Prunus pumila

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Prunus pumila
Prunus pumila, South Ste. Marys Island.JPG
Fruit in late July.
Scientific classification
Kingdom: Plantae
(unranked): Angiosperms
(unranked): Eudicots
(unranked): Rosids
Order: Rosales
Family: Rosaceae
Genus: Prunus
Subgenus: Prunus[1]
Species: P. pumila
Binomial name
Prunus pumila

Prunus pumila, commonly called sand cherry with eastern, western, Great Lakes and Susquehana varieties, is a species of Prunus native to eastern and central North America, from New Brunswick west to Ontario and Montana, south to North Carolina, and southwest to Arkansas.[1]

It is a deciduous small shrub that grows to 10–40 cm (rarely to 180 cm) tall, forming dense clonal colonies by sprouts from the root system. The leaves are leathery, 4–7 centimetres (1.6–2.8 in) long, with a serrated margin. The flowers are produced in small clusters of two to four together, 15–25 millimetres (0.59–0.98 in) diameter, with five white petals and 25–30 stamens. The fruit is a small cherry 13–15 millimetres (0.51–0.59 in) diameter, ripening dark purple in early summer.[2][3]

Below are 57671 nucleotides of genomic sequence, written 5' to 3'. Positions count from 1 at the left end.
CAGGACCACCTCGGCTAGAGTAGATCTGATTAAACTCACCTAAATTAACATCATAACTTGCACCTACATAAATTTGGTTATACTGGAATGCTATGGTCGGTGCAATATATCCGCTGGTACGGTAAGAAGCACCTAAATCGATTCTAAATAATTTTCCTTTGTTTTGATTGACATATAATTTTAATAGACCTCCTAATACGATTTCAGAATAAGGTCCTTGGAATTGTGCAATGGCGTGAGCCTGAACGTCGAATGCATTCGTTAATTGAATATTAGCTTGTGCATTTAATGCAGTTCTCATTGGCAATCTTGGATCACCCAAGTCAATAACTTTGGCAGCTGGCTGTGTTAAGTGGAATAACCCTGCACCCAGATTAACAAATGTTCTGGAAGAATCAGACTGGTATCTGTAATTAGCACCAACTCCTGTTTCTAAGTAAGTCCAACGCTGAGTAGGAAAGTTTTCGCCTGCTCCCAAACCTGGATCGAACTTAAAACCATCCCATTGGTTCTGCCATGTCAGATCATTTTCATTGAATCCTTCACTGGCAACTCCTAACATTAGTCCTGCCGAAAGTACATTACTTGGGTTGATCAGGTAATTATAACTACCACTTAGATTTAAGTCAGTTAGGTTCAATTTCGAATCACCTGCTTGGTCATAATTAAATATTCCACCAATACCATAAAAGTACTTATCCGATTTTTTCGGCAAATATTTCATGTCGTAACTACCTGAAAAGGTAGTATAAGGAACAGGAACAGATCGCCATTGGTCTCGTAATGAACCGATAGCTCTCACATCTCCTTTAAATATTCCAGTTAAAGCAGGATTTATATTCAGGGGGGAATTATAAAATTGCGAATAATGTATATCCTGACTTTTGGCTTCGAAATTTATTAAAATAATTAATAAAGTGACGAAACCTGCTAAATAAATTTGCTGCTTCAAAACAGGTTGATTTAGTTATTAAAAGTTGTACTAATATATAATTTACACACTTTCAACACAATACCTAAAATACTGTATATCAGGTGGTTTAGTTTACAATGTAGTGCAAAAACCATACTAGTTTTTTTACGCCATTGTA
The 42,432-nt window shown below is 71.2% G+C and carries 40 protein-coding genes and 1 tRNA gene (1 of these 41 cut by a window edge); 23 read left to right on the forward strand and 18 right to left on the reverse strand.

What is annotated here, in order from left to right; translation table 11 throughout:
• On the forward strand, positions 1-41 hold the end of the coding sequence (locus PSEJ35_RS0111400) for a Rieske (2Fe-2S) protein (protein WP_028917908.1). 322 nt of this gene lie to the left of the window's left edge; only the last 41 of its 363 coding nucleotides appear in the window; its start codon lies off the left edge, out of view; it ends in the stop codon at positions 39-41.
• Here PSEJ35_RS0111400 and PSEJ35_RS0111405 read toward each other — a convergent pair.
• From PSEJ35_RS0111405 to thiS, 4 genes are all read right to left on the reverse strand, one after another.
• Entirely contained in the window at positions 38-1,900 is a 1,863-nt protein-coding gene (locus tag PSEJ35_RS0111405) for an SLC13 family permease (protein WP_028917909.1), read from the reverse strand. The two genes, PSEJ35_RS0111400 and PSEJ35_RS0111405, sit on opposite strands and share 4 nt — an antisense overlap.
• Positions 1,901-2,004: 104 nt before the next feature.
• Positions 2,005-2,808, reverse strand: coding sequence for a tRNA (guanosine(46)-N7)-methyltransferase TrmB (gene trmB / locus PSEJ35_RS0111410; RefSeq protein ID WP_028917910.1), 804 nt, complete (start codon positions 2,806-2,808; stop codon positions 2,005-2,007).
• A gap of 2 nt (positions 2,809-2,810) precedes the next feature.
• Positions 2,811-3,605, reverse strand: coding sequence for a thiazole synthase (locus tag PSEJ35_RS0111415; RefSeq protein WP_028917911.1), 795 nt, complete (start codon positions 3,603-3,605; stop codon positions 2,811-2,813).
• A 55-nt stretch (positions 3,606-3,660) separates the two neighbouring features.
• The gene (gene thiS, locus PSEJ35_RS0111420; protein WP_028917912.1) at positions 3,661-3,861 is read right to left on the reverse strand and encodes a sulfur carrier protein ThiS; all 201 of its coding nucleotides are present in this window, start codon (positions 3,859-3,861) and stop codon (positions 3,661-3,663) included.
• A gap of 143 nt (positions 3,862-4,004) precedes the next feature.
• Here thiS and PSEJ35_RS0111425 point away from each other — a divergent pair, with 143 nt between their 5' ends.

Systematists recognize four varieties:

- Prunus pumila L. var. besseyi (Bailey) Gleason, western sand cherry (also called Bessey or Rocky Mountain cherry)
- Prunus pumila L. var. depressa (Pursh) Gleason, eastern sand cherry
- Prunus pumila L. var. pumila, Great Lakes sand cherry
- Prunus pumila L. var. susquehanae (hort. ex Willd.) Jaeger, Susquehana sand cherry [4]

Prunus cistena (purple leaf sand cherry) is a hybrid of Prunus cerasifera (Cherry Plum) and Prunus pumilla. [5] It was developed by Niels Hansen of South Dakota State University in 1910.[6]